The New York delegation to the Republican National Convention took a break from politics for a few moments on Tuesday for batting practice, at a locale that will probably make their friends back home jealous... unless they're Mets fans. NY1's Josh Robin filed the following report.
The Yankees' winter home near the Tampa airport had an unusual player at baton Tuesday: Queens City Councilman and congressional candidate Dan Halloran. Watching him swing, one could say his skills in the political arena are better than those on the baseball diamond.
"It's great. It's a little warm," said the sweaty councilman.
State Senator John DeFrancisco, meanwhile, showed he still has the swing that made him captain of the Syracuse baseball team in 1968.
"This convention has been great, and the most important thing about it is to make sure that we win in November," said DeFrancisco.
Like any sport, getting there takes teamwork and good morale, helped along by Tuesday's excursion to the Yankees winter home near the tampa airport.
Between daily breakfasts, long bus rides and a shared mistrust of President Barack Obama, the delegates are building the camaraderie needed to get out the vote for Mitt Romney in November.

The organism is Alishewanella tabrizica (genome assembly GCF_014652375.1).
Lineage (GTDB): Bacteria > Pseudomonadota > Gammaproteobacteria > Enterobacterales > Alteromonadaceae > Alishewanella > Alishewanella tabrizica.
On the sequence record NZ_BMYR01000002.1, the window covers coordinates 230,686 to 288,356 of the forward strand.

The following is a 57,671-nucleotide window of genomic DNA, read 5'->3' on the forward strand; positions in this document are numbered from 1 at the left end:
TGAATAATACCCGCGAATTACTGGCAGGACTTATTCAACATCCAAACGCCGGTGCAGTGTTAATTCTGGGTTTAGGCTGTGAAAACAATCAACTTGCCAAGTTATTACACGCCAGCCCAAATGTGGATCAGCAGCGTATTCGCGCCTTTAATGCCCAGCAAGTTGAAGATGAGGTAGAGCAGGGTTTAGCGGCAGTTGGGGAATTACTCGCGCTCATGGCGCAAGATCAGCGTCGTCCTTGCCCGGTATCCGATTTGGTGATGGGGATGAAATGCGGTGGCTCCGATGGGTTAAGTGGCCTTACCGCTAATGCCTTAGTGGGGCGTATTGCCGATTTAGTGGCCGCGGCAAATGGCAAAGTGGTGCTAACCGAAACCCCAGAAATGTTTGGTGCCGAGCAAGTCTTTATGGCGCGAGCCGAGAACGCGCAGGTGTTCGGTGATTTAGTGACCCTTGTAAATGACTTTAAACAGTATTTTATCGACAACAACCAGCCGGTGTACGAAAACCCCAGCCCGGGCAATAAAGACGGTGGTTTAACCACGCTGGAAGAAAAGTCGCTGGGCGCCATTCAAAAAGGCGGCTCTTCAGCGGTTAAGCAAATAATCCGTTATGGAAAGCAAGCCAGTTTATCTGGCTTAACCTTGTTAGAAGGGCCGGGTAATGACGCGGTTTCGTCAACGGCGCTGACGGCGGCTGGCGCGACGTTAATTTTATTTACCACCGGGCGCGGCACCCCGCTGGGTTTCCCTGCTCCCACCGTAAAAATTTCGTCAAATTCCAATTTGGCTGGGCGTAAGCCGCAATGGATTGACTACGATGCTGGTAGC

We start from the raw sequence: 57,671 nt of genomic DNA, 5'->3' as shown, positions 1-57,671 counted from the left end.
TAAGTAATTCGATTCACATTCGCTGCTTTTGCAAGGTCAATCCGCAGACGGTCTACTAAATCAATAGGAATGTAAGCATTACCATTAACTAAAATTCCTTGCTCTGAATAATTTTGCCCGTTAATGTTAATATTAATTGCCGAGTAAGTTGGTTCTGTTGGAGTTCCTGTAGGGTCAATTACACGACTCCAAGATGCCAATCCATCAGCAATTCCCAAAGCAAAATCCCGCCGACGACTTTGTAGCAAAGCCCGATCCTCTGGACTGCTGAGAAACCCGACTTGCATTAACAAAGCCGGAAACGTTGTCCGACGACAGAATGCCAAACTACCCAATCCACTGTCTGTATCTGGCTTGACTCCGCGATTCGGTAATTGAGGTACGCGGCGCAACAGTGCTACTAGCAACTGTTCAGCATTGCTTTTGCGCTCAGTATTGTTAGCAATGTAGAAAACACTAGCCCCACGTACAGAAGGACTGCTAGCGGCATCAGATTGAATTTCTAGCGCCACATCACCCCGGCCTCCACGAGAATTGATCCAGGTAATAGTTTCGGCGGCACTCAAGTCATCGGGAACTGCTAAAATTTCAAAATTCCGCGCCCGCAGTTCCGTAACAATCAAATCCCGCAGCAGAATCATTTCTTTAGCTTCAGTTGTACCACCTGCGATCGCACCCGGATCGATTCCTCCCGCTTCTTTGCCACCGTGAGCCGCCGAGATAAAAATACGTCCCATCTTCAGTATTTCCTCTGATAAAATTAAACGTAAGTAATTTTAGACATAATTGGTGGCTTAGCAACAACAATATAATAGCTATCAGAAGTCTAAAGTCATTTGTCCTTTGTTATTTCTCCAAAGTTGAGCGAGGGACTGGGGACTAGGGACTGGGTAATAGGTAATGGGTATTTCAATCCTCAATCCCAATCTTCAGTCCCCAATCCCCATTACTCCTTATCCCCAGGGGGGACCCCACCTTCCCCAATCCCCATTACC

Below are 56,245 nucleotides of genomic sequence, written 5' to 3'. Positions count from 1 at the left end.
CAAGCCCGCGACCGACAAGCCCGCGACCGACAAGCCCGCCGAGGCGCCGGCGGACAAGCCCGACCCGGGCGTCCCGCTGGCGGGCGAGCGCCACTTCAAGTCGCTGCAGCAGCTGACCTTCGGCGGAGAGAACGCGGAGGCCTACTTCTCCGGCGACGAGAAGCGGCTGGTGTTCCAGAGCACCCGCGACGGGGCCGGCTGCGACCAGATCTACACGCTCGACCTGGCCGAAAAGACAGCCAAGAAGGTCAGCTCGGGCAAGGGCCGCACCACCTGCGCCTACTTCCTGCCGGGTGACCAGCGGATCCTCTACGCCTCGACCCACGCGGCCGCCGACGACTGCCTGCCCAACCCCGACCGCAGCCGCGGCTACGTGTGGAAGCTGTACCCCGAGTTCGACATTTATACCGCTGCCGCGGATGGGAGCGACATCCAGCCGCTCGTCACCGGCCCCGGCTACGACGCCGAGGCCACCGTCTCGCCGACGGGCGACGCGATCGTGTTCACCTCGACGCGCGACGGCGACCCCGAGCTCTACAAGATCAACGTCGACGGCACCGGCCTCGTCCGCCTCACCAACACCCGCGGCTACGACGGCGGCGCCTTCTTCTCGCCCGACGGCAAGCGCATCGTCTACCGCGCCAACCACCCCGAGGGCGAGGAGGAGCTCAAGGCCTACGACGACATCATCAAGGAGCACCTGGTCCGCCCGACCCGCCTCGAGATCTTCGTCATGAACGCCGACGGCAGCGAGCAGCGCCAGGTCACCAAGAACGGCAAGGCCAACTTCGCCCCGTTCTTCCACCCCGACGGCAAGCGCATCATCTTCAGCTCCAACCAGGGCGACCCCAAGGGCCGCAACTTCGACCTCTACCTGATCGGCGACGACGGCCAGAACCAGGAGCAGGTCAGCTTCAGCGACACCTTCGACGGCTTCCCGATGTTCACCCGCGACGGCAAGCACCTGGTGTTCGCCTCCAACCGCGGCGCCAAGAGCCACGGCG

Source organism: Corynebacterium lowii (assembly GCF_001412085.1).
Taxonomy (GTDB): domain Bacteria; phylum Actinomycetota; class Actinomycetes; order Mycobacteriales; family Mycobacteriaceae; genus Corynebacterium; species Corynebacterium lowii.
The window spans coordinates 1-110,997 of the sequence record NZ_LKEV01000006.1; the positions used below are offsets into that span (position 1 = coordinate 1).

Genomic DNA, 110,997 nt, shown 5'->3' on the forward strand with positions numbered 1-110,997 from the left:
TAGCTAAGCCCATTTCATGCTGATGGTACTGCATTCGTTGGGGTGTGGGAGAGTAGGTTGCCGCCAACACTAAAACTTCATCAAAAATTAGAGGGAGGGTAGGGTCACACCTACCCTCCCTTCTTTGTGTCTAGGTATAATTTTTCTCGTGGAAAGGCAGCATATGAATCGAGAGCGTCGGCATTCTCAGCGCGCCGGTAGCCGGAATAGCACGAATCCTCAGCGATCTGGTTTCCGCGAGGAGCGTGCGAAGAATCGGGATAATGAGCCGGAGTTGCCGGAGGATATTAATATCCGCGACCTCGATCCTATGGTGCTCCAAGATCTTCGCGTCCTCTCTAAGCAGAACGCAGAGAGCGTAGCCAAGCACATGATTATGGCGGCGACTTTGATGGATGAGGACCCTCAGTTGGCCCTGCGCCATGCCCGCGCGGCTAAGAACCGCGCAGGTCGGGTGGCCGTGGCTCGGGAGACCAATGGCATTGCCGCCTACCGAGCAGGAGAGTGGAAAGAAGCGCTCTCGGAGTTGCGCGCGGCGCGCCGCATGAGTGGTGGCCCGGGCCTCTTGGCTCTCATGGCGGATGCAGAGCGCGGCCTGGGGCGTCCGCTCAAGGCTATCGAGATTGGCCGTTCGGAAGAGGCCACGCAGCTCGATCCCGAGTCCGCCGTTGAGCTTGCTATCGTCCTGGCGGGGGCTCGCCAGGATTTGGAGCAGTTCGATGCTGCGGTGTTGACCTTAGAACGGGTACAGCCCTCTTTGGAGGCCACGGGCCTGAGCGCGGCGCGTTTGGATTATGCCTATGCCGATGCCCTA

"We're talking politics, and women, lawyers, attorneys, senators, everybody just talking. We want to be able to make a change, a positive change," said delegate Shirley Davis.
For these New Yorkers, only one thing would make this trip better -- a chance to sit down with the candidate himself.
Tuesday, they made do with former Senator Alfonse D'Amato, who fired off an anti-Obama address that brought the audience to its feet.
Victoria Gartenberg, a young girl who attended with her mother, was star-struck elsewhere.
"I met Bucky," she said.
She meant former Yankees player and World Series champion Bucky Dent, who hoped both Romney and the Yankees go all the way this fall.
"I think his chances are really good. You know, a lot of energy. I felt a lot of energy here when I was signing autographs here form the group," Dent said.
The state GOP Committee says it paid for the event, which was arranged with the help of Yankees President Randy Levine, who is also a convention delegate.